This Christmas was the first in several years that I haven't been in the middle of or still recovering from a MonSter-related relapse. For that alone, it has been one of the best holidays I can remember. But this whole month has given me an altered self-image, allowed me to take off the "Patient" persona for awhile and see myself as something other than just that. Having been subject to such debilitating things and needing others’ help so frequently, I had forgotten what it feels like to really take care of someone else.
A few weeks ago my dad had foot surgery and I went over to check in on him and to take food to him and my stepmom. For once, it was me that had to remind someone else to sit down, to rest, to let me get up and fetch this and that, to prop up pillows and help him get comfortable, to ask if he needed any medications, etc. After making Dad some lunch, my stepmom came into the room doubled over in pain and it turned out she needed to get to the emergency room immediately. Luckily, I was there and able to drive her to the ER and try to get her the help she needed. I went to the nurses’ station to nicely ask for warm, clean blankets when the IV nurse didn’t know what she was doing and got blood everywhere. Then I went back to ask (a little less nicely) when a doctor and/or medication would be arriving because my stepmom was in excruciating pain. I waited with Sheryl until her mom came to take my place and I went back to check on the other patient. I then made more trips back and forth bringing overnight bags, making dinners, etc. Over ten hours later I made it back home, exhausted but very thankful that I was there and able to help. (She is doing much better now, by the way, and slowly getting back to her normal, high-speed pace!)
Fast forward to last week and my poor husband had his wisdom teeth out, which many of you may remember how unpleasant the whole thing is. I drove him to surgery and this time it was me who took pre-op and post-op notes from the doctor and drove my drugged-out, gauze-packed husband home. And for once it was me who spent the weekend fetching, medicating, feeding, pillow-propping and reassuring him that even though it hurt like hell and he felt terrible, that it would get better.
I hope that my tone here is appropriately conveying that none of this ever felt like a burden or a chore and not for one minute was I resentful, annoyed or otherwise bothered by taking care of people I love. I was just so grateful to be able to be the "Caregiver" for a change. It gave me a perspective I had not had for quite some time - that in some ways, being the Caregiver can be just as hard as being the Patient.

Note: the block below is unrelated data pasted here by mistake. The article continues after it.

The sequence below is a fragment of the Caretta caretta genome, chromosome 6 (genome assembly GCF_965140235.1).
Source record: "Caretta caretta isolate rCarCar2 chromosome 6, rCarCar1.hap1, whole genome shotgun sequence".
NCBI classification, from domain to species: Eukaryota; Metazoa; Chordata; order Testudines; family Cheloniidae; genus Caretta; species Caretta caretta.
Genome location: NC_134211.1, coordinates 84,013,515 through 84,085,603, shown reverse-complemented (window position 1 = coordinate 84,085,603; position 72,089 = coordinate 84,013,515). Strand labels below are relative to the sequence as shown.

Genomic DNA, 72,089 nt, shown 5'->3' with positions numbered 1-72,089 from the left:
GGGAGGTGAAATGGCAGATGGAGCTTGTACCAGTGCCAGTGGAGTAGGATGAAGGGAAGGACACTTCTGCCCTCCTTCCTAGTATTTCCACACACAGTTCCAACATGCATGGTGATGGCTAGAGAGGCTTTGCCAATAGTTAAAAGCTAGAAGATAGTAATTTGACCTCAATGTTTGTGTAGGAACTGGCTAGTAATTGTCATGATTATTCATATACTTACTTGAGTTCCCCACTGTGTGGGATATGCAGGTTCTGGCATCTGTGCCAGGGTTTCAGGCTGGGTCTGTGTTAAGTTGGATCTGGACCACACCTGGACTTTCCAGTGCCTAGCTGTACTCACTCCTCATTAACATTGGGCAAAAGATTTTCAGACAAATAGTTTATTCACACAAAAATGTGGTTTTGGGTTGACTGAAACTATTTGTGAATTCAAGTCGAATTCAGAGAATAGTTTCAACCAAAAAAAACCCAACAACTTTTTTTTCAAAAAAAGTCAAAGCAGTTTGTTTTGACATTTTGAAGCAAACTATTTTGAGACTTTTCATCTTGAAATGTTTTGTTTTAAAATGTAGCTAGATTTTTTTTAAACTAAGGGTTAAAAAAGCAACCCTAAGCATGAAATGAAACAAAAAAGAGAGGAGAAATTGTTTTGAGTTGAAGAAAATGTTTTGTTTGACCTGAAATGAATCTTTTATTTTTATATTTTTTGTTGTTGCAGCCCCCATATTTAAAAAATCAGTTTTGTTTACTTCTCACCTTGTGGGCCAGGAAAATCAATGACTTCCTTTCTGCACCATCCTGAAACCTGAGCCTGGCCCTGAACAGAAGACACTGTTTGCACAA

As the patient, I am used to the feelings of guilt, and often feeling tired, alone, helpless and in pain. I had forgotten the worry, the fear, concern, the fatigue and feelings of helplessness that go along with being the caregiver. In the first 24-48 hours following surgery, Chris needed a lot of my help. More times than I can count he said, "I'm so sorry you have to take care of me like this," and every time he voiced such sentiments I just shook my head and replied, "You never need to apologize to me for that." Meanwhile I was mentally shaking my head at myself for the thousands of times I have apologized to him for having to take care of me. I guess I’m not the only person out there who feels guilty for needing other people’s help!
No one wants to feel weak and vulnerable like that. I sure as hell can't stand it. But I think this month has taught me that taking care of those we love and being taken care of is a two-way street. Maybe it’s our parents who take care of us until one day they need our help and the tables turn. Some of us may have a sick spouse who gets better and some have spouses who stay sick for their entire married lives. It isn't always equal as to who plays what role more often and it definitely isn't fair. But I think it is inevitable that we all get to play the roles of both "Patient" and "Caregiver" at least once in our lives.
And since I know that hoping for everyone I love to remain perfectly healthy, strong and accident-free for the rest of their natural lives is maybe a bit unrealistic, I will instead hope that I get more opportunities to play Caroline the Caregiver and give back to those who have given so much of themselves to Caroline the Patient.
Wishing everyone a safe, healthy and happy new year.